Author Archive for: ‘KedarAdour’
VIETGONE: Comedy by Qui Nguyen. Directed by Jaime Castañeda. American Consevatory Theatre (A.C.T.) Strand Theater, 1127 Market St., San Francisco. 415.749.2228 or www.act-sf.org. February 21–April 22, 2018.
Vietgone is Theatricality with a capital T. Rating:
Not only is Vietgone Theatricality with a capital T it is meta-theatrical with author Qui Nguyen writing himself into the script. In fact he opens the show with Jomar Tagatac playing the author reminding us to turn off our cell phones and unwrap our candies etc. before introducing his characters and stepping back to take on other roles. Even though there is more than a touch of autobiography, he insists that the story is populated with “completely made-up” persons. The non-chronological format is easy to follow since the creative crew flash video graphics telling the dates and location that are especially helpful when the two intrepid Vietnamese refugees are taking a trip from Fort Chafee, Arkansas to the West Coast.
The two intrepid motor bike riders are strong willed Quang (James Seol) and naïve Nhan (Stephen Hu). They are refugees assigned to the relocation center in Fort Chaffee. The first flash-back is four months earlier in Saigon where the back stories are woven into the play while the Vietcong are making their final push. We meet Tong (Jenelle Chu) who is being persistently wooed by Giai (Tagatac). When Saigon is overrun heart wrenching decisions must be made as to who goes and who stays. Memories of the TV News broadcasting that chaos will come to mind.
But Vietgone is not about the war but rather the assimilation of the refugees into the American way of life. Tong and her mother Huong (Cindy Im) meet Quang and Nhan at the camp. Strong willed Tong is adapting but Huong is not. Quang who is married but when he meets Tong a sexual relationship evolves and love reluctantly but passionately intervenes. While Quang wishes to return to Vietnam Tong wishes to become an American.
When Quang acquires a Yamaha motor-bike
he is ready to ride to California to get a plane to Guam and then a ship to Saigon. Against his better judgment Nhan goes along. That road trip takes them to encounters with a bigoted motor-biker, a pair of Hippies and the motor biker again that leads to a fanciful fight with Nijas coming to the rescue.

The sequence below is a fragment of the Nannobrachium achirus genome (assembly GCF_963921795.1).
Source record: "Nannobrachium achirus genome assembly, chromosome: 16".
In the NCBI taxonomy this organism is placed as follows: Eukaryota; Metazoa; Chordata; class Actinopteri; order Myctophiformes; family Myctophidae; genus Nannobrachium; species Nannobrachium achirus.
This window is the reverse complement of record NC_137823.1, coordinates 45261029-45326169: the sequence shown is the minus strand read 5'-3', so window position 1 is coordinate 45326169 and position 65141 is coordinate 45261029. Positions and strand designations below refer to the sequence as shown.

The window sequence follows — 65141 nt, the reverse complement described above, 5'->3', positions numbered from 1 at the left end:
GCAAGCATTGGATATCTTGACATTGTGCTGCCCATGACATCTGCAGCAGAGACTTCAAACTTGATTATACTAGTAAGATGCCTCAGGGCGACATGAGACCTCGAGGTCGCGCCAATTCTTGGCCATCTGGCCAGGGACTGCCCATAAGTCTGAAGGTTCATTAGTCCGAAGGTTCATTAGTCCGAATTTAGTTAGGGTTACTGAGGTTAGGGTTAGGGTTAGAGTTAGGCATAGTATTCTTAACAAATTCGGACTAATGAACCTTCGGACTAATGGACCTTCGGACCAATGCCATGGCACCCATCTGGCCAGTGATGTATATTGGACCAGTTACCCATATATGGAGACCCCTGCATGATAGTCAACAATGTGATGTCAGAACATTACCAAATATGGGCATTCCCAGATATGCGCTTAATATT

As the show moves back and forth in time playwright Nguyen inserts sociological lei motifs about discrimination because of skin color and the way blacks are treated by whites: “North and South Vietnam may be at war, but at least we’re not fighting each other over something as stupid as the way we look.” Also the different viewpoints about America’s role in the war as mouthed by the Hippie and is defended by Quang in rap.
Rap and rap music are an integral part of the plays construction and is often inserted as dialog without music carrying the storyline such as Tong’s:
Ironically we’re the ones they call the lucky ones
But can we make a new life now that our old lives are done?
America tries to help us start all over
By putting us in camps in the middle of nowhere.
The final scene with Quang as an old man being interviewed by his son the author Nguyen is superb ending for the play. Before that happens we are enthralled by the superb acting buttressed with technical lights, music, rap, staging and directing to make this thoughtful yet humorous play a must see production.
CAST: (in alphabetical order) Jenelle Chu as Tong; Stephen Hu as Nhan/Khue; Cindy Im as Thu/Huong; James Seol as Quang, and Jomar Tagatac as Playwright/Giai/Bobby.
CREATIVE TEAM: Director Jaime Castañeda; Brian Sidney Bembridge (Scenic Designer); Jessie Amoroso (Costume Designer); Wen-Ling Liao (Lighting Designer); Jake Rodriguez (Sound Designer); Chris Lundahl (Projection Designer); Shammy Dee (Original Music); Natalia Duong (Assistant Director); Jacquelyn Scott (Props Master);Jonathan Rider (Fight Director).
Kedar Adour, MD
Courtesy of www.theatreworldim2.com.